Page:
Ridout Barron


Government launches survey about hostile work environments

The Canadian government recently announced a survey to be conducted between Feb. 14 and Mar. 3, meant to tackle issues in workplaces across the nation. Alberta residents were given the opportunity to answer questions pertaining to hostile work environments they have experienced. Topics for consideration included, but were not limited to, sexual harassment and violence. These issues remain prevalent in Canadian workplaces, leading some employees to seek legal support. 

Approximately 6 percent of Canada's workplaces fall directly under the jurisdiction of the federal government, and it is these workplaces at which the survey was aimed. The intent is to determine whether changes can be made to the current Labour Code to address problems in federally-run institutions. The intent of the survey is for Canadian workers to have the opportunity to share their experiences with this kind of harassment in the workplace and offer suggestions on how to improve.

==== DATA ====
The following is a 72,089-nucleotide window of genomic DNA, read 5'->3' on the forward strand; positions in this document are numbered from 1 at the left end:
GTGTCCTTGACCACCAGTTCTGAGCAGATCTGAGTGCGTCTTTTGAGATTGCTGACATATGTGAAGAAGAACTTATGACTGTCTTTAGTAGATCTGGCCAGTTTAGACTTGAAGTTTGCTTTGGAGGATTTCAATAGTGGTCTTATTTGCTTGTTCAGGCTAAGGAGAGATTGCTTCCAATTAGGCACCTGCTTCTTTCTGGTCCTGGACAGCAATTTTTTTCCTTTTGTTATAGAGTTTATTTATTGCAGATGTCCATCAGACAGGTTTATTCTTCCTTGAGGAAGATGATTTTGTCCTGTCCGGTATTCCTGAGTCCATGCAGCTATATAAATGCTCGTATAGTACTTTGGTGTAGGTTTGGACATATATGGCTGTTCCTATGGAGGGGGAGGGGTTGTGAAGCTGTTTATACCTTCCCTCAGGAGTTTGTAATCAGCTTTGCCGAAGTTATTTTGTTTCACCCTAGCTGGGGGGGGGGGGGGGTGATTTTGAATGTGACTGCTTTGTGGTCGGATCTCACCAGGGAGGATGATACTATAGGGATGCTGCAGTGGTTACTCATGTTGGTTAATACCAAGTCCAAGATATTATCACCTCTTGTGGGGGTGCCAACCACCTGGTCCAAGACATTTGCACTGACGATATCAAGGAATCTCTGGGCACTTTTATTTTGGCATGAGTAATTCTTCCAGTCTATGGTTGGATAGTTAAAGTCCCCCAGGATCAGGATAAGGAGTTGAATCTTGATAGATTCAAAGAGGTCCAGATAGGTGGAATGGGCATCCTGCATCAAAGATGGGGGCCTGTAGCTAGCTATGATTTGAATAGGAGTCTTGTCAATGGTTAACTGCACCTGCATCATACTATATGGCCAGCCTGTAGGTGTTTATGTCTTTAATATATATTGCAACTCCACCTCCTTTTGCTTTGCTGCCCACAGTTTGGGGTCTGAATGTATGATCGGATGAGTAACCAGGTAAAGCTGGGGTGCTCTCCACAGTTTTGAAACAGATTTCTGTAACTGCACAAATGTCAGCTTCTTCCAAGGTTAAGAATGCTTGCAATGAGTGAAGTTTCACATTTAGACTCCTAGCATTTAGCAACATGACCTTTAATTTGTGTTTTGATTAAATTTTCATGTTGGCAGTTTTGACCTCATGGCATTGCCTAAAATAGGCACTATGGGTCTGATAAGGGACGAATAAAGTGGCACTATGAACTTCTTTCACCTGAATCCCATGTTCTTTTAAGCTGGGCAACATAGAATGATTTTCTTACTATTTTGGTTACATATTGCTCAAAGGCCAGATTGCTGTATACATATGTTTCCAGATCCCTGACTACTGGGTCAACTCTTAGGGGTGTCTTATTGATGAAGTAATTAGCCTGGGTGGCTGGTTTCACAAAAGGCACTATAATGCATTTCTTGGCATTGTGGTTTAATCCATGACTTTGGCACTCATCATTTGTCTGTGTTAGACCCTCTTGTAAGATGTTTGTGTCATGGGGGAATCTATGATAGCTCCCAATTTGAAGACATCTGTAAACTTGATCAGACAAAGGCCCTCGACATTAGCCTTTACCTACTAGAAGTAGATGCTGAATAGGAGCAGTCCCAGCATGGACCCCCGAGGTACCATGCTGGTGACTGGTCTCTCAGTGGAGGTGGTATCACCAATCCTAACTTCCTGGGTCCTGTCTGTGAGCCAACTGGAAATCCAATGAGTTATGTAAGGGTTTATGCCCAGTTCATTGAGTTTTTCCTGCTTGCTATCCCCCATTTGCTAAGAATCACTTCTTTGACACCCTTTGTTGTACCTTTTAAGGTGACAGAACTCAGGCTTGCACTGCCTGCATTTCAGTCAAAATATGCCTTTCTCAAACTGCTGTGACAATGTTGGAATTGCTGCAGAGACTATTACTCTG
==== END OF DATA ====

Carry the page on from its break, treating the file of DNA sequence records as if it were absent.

The confidential 21-page survey included questions targeting particular areas where the government feels improvements can be made. One question, for example, asked participants why they did not report an incident of harassment, and offered responses such as "did not think I would be believed" or "seemed too minor to report". The hope is that, through this feedback, the Labour Code can be updated to streamline complaint processes and shore up codes of conduct across the nation. 

Hostile work environments can take on many forms, and not all of them can be fully policed by the government, as some Alberta residents are keenly aware. This is why it can be so valuable for a victim of this sort of treatment to seek out legal representation from an experienced employment law attorney. The expertise of such individuals can go a long way toward solving workplace harassment issues and even effecting lasting change. 

Source: cos-mag.com, "Government seeking input on harassment, violence in the workplace", Colin Perkel, Feb. 23, 2017

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